Tone of voice
This is an overview of how we write and should apply to all the writing we do in dxw. It’s an important part of how we present ourselves to the outside world, alongside our new dxw brand. You can find the brand guidelines and all the assets you need in our brand toolkit in the #dxw-brand Slack channel.
Our tone of voice is important because it will have a big influence on how someone reading our content will feel. This isn’t a set of rules as good writing shouldn’t feel like a tick-box exercise.
We want people who work in the public and third sectors to benefit from our approach and what we learn through working with them. So it’s important that we’re as open and transparent as possible when we communicate. Even better if that persuades others to follow our example.
We want our readers to feel that:
- they can trust us
- we care
- we have lots of experience
- we’re open and transparent about our work
There’s lots of good practice guidance in these Readability Guidelines by Content Design London. To help with readability, it’s also a good idea to use something like the Hemingway app which can help you improve your writing. But remember it’s just a guide.
Overall tone of voice
Our values should guide how we do things, and how we communicate. So our writing should show dxw as:
- helpful - we explain our work openly and clearly
- positive - with a focus on how we helped others and what we learned
- reliable - we don’t use superlatives but we show that we do consistently good work that we’re proud of
- honest - we’re open about what we think and our work, including where we got things wrong
- curious - and willing to try new things and improve. As well as helping others to do the same
- determined - and motivated to tackle difficult things and have high standards
We should aim to show our audience the value of our work, not just tell them about it. That might mean showing things like screenshots or video footage of services, outputs or pictures from user research sessions and so on.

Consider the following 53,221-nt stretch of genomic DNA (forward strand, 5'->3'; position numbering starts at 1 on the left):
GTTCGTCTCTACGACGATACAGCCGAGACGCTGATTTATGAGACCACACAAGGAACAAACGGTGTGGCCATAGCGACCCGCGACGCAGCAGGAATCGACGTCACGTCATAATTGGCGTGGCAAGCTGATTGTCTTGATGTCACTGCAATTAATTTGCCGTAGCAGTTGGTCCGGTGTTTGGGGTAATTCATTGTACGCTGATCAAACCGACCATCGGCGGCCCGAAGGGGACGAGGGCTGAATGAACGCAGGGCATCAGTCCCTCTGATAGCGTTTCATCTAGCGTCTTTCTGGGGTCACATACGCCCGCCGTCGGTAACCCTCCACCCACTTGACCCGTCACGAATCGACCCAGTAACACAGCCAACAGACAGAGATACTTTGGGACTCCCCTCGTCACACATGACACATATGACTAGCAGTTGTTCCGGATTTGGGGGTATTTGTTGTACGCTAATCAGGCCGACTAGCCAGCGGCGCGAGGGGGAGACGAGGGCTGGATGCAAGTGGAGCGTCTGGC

No need for formality
We work with organisations but we should write for the people who work in those organisations or use their services. That means using the words that real people use.
Think about what you’ve written and whether it’s something you would say out loud. If not, then it’s worth changing your language to sound more approachable - more like you.
We also use contractions so we’ll say “we don’t” rather than “we do not” and “I’ll” instead of “I will”.
Use numericals for numbers rather than writing them out so “we built 2 prototypes” rather than “we built two prototypes”.
Some other suggestions to sound less formal:
- swap “commence” for “start”
- swap “enable” for “let”
- swap “ensure” for “make sure”
- swap “key” for “important/significant/essential”
- swap “in order to” for “to”
- swap “utilise” for “use”
Always think about the most straightforward way of saying something. The GOV.UK style guide provides some helpful examples of words you might want to avoid.
Capitalise specific names for a person, place or thing, words at the beginning of sentences, and (if appropriate) abbreviations but nothing else. That includes headers.
(Not) by monkeys
Your writing will be more readable if you use active sentences rather than passive ones.
For example, “a decision was made to change the name of the service” is passive. “We decided to change the name of the service” is active and also uses fewer words.
A good way to check if you’ve used passive language is to add “by monkeys” to the end of the sentence. It won’t make sense if the sentence is active. We’ve borrowed this from Monzo’s tone of voice guidance.
The shorter the better
Shorter sentences are quicker for people to read and easier to understand. Everyone’s busy so there’s no need to write a 30 word sentence if you can say it in fewer words.
Try and aim for most of your sentences to have 15 words or fewer but also try to vary the length of your sentences. Using only short sentences can sound robotic and get a bit boring.
Where we differ from the GOV.UK style guide
Avoid using hyphens unless it changes the meaning of a sentence.
For example: “a little used-car” is different from “a little-used car” so using a hyphen here makes sense. But if not using a hyphen doesn’t change the meaning like “part-time” and “part time” then leave it out.
A couple more words to avoid:
- platform (unless it’s a train platform)
- portal (unless it’s to another dimension)
Specific names and technical terms
We use these names and technical terms quite a lot. So be sure to get them right.
Digital Marketplace: the government procurement website should be capitalised as it is a proper noun to distinguish it from other digital marketplaces (like eBay).
dxw: in client-facing and public-facing documents, dxw should be lowercase.
G-Cloud: never ‘G-cloud’ or ‘g-cloud’ or ‘G Cloud’ or ‘GCloud’.
GovPress: not ‘Govpress’ or ‘Gov Press’
multisite: if referring to the feature directly, “Multisite” should be capitalised. If referring to a multisite WordPress setup, “multisite”. Never “multi site” or “multi-site”.
open source: always lower case.
plugin: not ‘plug in’ or ‘plug-in’.
Rails: for the Ruby framework, always upcase. Lower case is fine for the things trains run on.
WordPress: not ‘Word Press’, ‘Wordpress’ or ‘WP’.
Happy writing! And remember that the comms and marketing team are here to help you.